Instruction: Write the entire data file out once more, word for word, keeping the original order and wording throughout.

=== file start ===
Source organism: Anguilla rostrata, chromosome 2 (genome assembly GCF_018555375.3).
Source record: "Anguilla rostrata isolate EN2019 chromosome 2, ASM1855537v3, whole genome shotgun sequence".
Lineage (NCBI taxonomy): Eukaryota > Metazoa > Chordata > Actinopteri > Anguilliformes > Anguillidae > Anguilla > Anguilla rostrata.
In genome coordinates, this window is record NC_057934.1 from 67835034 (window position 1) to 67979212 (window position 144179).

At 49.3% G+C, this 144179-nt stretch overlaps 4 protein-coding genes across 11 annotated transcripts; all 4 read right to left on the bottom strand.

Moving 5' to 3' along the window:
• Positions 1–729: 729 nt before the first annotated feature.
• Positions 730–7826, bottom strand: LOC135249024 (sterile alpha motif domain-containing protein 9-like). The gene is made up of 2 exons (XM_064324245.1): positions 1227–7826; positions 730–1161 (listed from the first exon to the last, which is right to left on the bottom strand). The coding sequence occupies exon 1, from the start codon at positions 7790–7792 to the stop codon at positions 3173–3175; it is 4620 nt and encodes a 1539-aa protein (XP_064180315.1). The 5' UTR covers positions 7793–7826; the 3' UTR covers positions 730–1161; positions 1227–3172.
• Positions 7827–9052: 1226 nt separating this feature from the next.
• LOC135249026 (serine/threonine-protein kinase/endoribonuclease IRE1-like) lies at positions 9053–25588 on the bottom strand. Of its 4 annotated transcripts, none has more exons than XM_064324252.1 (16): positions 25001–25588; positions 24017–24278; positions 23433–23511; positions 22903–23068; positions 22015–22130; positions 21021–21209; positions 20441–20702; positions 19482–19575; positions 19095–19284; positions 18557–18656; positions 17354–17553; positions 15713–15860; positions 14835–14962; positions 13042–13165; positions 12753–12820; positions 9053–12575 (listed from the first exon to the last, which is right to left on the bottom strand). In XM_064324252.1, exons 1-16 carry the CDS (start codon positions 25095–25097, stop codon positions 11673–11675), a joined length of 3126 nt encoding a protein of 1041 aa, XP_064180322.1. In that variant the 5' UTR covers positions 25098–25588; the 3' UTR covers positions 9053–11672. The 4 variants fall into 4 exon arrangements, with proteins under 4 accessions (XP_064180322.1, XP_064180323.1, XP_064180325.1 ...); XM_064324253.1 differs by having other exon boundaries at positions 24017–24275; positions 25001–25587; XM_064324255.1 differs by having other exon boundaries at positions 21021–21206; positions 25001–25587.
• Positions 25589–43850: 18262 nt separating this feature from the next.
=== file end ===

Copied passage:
Source organism: Anguilla rostrata, chromosome 2 (genome assembly GCF_018555375.3).
Source record: "Anguilla rostrata isolate EN2019 chromosome 2, ASM1855537v3, whole genome shotgun sequence".
Lineage (NCBI taxonomy): Eukaryota > Metazoa > Chordata > Actinopteri > Anguilliformes > Anguillidae > Anguilla > Anguilla rostrata.
In genome coordinates, this window is record NC_057934.1 from 67835034 (window position 1) to 67979212 (window position 144179).

At 49.3% G+C, this 144179-nt stretch overlaps 4 protein-coding genes across 11 annotated transcripts; all 4 read right to left on the bottom strand.

Moving 5' to 3' along the window:
• Positions 1–729: 729 nt before the first annotated feature.
• Positions 730–7826, bottom strand: LOC135249024 (sterile alpha motif domain-containing protein 9-like). The gene is made up of 2 exons (XM_064324245.1): positions 1227–7826; positions 730–1161 (listed from the first exon to the last, which is right to left on the bottom strand). The coding sequence occupies exon 1, from the start codon at positions 7790–7792 to the stop codon at positions 3173–3175; it is 4620 nt and encodes a 1539-aa protein (XP_064180315.1). The 5' UTR covers positions 7793–7826; the 3' UTR covers positions 730–1161; positions 1227–3172.
• Positions 7827–9052: 1226 nt separating this feature from the next.
• LOC135249026 (serine/threonine-protein kinase/endoribonuclease IRE1-like) lies at positions 9053–25588 on the bottom strand. Of its 4 annotated transcripts, none has more exons than XM_064324252.1 (16): positions 25001–25588; positions 24017–24278; positions 23433–23511; positions 22903–23068; positions 22015–22130; positions 21021–21209; positions 20441–20702; positions 19482–19575; positions 19095–19284; positions 18557–18656; positions 17354–17553; positions 15713–15860; positions 14835–14962; positions 13042–13165; positions 12753–12820; positions 9053–12575 (listed from the first exon to the last, which is right to left on the bottom strand). In XM_064324252.1, exons 1-16 carry the CDS (start codon positions 25095–25097, stop codon positions 11673–11675), a joined length of 3126 nt encoding a protein of 1041 aa, XP_064180322.1. In that variant the 5' UTR covers positions 25098–25588; the 3' UTR covers positions 9053–11672. The 4 variants fall into 4 exon arrangements, with proteins under 4 accessions (XP_064180322.1, XP_064180323.1, XP_064180325.1 ...); XM_064324253.1 differs by having other exon boundaries at positions 24017–24275; positions 25001–25587; XM_064324255.1 differs by having other exon boundaries at positions 21021–21206; positions 25001–25587.
• Positions 25589–43850: 18262 nt separating this feature from the next.